Post-strike blues hit Sri Lanka tea production

March 08, 2007 (LBO) – Sri Lanka, one of the world’s biggest exporters of tea, has reported its lowest monthly output in nine-years this January, as bad weather slowed recovery of strike-hit estates.

Crop figures in January fell 14 percent to 21.1 million kilos from 24.6 million kilos a year earlier, the lowest since 1996, despite healthy growth from plantations in low grown areas, commodity brokers Asia Siyaka said.

Long leaf teas growing along the island’s southern belt reported a 67 percent growth in crop figures of 14 million kilos in January.

Teas growing in the mountainous higher elevations posted a poor 4.4 million kilos, while plantations in middle part the island reported 2.6 million kilos, the lowest since 1994.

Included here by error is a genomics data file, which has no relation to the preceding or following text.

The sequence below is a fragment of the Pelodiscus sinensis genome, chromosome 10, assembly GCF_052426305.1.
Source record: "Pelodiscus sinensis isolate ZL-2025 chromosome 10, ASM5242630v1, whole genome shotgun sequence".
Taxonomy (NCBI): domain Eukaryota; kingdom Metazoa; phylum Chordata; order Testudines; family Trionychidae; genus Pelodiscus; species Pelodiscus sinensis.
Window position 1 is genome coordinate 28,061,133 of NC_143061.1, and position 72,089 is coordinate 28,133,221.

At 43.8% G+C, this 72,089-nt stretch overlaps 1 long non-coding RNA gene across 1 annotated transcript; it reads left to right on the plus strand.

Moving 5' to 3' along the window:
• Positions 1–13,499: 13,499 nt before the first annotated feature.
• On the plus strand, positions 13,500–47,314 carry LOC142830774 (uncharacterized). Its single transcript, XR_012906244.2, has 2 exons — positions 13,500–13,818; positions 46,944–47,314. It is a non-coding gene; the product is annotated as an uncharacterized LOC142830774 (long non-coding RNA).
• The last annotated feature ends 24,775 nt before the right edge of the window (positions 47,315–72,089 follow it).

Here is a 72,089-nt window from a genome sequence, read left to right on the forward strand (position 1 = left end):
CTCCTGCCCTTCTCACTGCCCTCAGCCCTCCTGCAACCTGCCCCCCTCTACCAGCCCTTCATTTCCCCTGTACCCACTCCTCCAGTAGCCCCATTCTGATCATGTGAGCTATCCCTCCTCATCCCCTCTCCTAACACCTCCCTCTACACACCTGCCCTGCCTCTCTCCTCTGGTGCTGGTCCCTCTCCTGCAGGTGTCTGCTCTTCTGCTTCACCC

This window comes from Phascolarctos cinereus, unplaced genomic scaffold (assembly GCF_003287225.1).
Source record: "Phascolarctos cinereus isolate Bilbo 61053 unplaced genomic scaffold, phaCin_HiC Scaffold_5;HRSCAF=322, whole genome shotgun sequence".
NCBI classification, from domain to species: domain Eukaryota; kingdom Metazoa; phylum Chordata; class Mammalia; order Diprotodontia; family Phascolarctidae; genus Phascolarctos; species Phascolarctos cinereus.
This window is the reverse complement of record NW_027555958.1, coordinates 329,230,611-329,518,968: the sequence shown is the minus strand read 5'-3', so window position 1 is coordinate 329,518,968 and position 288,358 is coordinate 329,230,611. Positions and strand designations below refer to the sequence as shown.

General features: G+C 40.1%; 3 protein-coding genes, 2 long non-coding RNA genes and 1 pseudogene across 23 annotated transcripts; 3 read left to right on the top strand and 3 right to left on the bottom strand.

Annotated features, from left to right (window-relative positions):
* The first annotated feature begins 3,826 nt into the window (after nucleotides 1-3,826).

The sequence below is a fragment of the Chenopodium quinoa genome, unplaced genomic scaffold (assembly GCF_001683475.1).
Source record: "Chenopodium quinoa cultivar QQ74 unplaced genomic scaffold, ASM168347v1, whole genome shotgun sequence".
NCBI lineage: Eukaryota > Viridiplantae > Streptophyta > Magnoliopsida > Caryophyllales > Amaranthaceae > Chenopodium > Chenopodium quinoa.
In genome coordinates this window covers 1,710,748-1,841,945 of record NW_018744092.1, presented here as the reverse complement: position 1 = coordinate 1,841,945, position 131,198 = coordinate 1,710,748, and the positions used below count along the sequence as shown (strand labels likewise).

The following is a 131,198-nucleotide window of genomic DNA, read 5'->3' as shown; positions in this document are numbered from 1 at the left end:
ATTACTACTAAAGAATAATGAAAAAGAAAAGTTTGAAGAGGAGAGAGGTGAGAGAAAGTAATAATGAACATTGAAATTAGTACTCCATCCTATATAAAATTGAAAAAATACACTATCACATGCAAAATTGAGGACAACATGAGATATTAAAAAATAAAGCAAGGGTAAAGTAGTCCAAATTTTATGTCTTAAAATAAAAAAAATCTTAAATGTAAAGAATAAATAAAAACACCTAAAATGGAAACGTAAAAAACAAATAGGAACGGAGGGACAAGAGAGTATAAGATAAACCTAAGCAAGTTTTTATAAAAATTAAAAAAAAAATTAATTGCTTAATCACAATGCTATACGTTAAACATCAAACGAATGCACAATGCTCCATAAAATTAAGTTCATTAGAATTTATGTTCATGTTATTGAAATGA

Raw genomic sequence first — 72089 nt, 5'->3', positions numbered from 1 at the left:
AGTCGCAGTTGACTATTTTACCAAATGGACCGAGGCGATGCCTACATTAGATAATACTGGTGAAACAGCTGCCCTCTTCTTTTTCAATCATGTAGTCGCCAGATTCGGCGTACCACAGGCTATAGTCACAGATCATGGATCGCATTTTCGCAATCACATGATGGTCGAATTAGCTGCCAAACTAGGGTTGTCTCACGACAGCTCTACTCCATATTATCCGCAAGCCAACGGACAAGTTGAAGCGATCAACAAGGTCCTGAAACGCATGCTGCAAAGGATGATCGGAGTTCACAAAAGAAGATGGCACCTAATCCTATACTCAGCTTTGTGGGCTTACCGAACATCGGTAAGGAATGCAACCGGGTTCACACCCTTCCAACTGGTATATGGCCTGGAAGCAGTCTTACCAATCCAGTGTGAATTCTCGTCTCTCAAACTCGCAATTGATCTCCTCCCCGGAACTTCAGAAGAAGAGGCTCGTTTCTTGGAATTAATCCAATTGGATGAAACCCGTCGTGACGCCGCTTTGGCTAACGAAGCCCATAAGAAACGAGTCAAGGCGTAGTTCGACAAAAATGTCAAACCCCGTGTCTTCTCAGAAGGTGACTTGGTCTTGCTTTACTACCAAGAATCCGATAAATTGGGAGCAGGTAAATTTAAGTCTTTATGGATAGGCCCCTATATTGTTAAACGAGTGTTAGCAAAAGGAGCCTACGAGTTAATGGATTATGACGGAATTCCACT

“The situation would have been far worse if not for the low growns,” the commodity broker said adding that the dismal performance may continue into February.

Lush tea plantations were left to over grow for weeks, when some 400,000 workers stopped work demanding an 85 percent wage hike late last year.

The strike was settled in the third week of December, but its effects lingered as the year began, industry officials said.

The overgrown tea bushes had to be given a light pruning, known as a cut-across from which the tea bush had to recover to be ready for plucking again.

Bad weather had also delayed the recovery process, officials said.

Sri Lanka is better known for its high quality aromatic tea that is made with tender leafs and buds of the plant, botanically known as Camellia sinenis.

In 2006 Sri Lanka earned 91 billion rupees or 881 million dollars by shipping 327 million kilos of tea to buyers overseas, mostly in the middle east.